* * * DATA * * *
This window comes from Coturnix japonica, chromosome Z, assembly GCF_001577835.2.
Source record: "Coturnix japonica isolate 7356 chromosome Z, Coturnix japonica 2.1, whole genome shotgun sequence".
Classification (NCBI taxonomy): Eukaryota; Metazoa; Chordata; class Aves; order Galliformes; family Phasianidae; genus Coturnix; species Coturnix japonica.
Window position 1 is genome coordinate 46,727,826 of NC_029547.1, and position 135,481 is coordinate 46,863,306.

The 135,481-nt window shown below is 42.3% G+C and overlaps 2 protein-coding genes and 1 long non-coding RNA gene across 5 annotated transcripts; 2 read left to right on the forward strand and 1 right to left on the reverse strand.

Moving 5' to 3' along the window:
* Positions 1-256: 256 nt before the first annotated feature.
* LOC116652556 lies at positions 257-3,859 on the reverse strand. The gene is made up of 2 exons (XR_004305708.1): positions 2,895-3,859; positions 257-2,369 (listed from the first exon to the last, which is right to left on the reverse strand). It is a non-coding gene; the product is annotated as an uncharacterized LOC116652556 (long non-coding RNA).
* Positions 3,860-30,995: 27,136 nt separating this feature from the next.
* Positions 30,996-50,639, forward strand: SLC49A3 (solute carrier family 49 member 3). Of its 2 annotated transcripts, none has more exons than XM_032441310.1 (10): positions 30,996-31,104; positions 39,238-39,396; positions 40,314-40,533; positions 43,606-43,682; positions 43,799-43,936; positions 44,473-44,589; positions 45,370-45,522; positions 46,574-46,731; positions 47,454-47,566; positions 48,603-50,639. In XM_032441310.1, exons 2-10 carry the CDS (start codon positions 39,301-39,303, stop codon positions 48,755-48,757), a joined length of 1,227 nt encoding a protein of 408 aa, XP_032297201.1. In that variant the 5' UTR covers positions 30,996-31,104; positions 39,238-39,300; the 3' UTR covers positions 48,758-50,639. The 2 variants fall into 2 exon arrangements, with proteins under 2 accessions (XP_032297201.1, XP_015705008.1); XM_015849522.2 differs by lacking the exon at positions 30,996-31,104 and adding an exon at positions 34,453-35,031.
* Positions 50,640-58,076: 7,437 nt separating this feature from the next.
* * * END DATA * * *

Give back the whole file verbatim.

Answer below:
This window comes from Coturnix japonica, chromosome Z, assembly GCF_001577835.2.
Source record: "Coturnix japonica isolate 7356 chromosome Z, Coturnix japonica 2.1, whole genome shotgun sequence".
Classification (NCBI taxonomy): Eukaryota; Metazoa; Chordata; class Aves; order Galliformes; family Phasianidae; genus Coturnix; species Coturnix japonica.
Window position 1 is genome coordinate 46,727,826 of NC_029547.1, and position 135,481 is coordinate 46,863,306.

The 135,481-nt window shown below is 42.3% G+C and overlaps 2 protein-coding genes and 1 long non-coding RNA gene across 5 annotated transcripts; 2 read left to right on the forward strand and 1 right to left on the reverse strand.

Moving 5' to 3' along the window:
* Positions 1-256: 256 nt before the first annotated feature.
* LOC116652556 lies at positions 257-3,859 on the reverse strand. The gene is made up of 2 exons (XR_004305708.1): positions 2,895-3,859; positions 257-2,369 (listed from the first exon to the last, which is right to left on the reverse strand). It is a non-coding gene; the product is annotated as an uncharacterized LOC116652556 (long non-coding RNA).
* Positions 3,860-30,995: 27,136 nt separating this feature from the next.
* Positions 30,996-50,639, forward strand: SLC49A3 (solute carrier family 49 member 3). Of its 2 annotated transcripts, none has more exons than XM_032441310.1 (10): positions 30,996-31,104; positions 39,238-39,396; positions 40,314-40,533; positions 43,606-43,682; positions 43,799-43,936; positions 44,473-44,589; positions 45,370-45,522; positions 46,574-46,731; positions 47,454-47,566; positions 48,603-50,639. In XM_032441310.1, exons 2-10 carry the CDS (start codon positions 39,301-39,303, stop codon positions 48,755-48,757), a joined length of 1,227 nt encoding a protein of 408 aa, XP_032297201.1. In that variant the 5' UTR covers positions 30,996-31,104; positions 39,238-39,300; the 3' UTR covers positions 48,758-50,639. The 2 variants fall into 2 exon arrangements, with proteins under 2 accessions (XP_032297201.1, XP_015705008.1); XM_015849522.2 differs by lacking the exon at positions 30,996-31,104 and adding an exon at positions 34,453-35,031.
* Positions 50,640-58,076: 7,437 nt separating this feature from the next.